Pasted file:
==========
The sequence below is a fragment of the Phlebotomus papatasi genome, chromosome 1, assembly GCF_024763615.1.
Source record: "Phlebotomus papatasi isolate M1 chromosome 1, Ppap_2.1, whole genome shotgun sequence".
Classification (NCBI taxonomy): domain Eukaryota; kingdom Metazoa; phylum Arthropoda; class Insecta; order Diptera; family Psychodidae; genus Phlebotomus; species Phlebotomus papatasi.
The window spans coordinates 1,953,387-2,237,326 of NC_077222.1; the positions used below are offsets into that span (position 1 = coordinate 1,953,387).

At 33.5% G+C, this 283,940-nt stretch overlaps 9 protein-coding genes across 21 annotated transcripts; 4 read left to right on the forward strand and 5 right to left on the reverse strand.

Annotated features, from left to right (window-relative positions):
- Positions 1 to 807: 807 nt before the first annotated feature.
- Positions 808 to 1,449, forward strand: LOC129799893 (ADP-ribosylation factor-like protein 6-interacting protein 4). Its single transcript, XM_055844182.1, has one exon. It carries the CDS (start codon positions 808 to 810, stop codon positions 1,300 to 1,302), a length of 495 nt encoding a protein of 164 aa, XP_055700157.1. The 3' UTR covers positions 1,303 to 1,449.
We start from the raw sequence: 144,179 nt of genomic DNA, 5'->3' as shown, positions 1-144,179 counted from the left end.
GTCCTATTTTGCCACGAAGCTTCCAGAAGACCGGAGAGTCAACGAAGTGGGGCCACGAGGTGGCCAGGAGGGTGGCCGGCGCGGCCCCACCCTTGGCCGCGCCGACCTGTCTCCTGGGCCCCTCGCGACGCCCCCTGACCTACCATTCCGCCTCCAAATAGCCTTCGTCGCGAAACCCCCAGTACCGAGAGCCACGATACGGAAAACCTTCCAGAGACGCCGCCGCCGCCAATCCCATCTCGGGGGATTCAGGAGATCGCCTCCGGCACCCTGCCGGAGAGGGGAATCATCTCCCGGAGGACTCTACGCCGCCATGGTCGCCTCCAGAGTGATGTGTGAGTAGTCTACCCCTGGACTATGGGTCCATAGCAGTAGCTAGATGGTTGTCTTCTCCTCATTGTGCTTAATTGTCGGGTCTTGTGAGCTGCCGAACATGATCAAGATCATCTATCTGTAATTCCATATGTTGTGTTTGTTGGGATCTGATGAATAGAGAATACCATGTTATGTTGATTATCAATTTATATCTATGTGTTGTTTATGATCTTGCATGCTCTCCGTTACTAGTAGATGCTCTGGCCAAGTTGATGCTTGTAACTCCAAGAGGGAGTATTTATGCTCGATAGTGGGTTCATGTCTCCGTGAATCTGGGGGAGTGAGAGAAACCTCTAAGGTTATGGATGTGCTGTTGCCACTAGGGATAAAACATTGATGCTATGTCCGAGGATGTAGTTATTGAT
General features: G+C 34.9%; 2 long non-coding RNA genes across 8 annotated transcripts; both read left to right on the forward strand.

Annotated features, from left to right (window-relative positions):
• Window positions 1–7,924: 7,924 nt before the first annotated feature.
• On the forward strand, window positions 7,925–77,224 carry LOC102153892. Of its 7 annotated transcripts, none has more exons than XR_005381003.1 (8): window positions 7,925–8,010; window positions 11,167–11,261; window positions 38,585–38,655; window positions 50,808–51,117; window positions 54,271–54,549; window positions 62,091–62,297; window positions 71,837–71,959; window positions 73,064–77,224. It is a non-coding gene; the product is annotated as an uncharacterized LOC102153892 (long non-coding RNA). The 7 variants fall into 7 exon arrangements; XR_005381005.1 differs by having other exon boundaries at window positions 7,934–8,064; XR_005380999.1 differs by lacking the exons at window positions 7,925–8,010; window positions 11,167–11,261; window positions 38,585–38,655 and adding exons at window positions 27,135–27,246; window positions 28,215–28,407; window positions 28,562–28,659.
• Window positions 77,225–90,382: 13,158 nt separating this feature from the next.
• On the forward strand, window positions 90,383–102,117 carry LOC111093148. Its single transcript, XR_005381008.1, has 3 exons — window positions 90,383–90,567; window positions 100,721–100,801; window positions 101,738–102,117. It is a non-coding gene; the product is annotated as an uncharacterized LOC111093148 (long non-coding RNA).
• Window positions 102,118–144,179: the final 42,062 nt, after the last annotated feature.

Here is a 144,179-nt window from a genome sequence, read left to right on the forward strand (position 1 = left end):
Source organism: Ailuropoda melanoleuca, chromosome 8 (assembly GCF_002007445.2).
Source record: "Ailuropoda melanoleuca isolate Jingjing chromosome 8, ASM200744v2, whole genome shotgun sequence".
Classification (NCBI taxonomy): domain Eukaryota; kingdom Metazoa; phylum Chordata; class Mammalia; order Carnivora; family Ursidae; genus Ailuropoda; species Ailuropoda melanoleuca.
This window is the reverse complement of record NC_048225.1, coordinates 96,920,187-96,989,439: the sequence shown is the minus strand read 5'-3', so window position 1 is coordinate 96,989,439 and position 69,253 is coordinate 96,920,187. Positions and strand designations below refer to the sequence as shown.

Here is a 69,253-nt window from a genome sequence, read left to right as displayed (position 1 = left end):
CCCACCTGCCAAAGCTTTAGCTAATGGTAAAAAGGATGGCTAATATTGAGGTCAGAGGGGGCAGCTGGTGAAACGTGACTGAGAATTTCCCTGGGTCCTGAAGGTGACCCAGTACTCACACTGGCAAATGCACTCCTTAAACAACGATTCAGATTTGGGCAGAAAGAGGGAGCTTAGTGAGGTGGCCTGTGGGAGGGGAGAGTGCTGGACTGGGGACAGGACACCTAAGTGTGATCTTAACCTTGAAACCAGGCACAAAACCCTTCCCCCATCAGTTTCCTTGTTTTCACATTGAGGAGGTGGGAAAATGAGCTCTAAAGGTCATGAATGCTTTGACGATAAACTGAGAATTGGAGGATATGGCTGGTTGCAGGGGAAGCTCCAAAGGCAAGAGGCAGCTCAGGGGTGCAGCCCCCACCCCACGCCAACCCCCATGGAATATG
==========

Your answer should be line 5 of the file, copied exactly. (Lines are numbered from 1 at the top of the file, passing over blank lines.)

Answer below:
At 33.5% G+C, this 283,940-nt stretch overlaps 9 protein-coding genes across 21 annotated transcripts; 4 read left to right on the forward strand and 5 right to left on the reverse strand.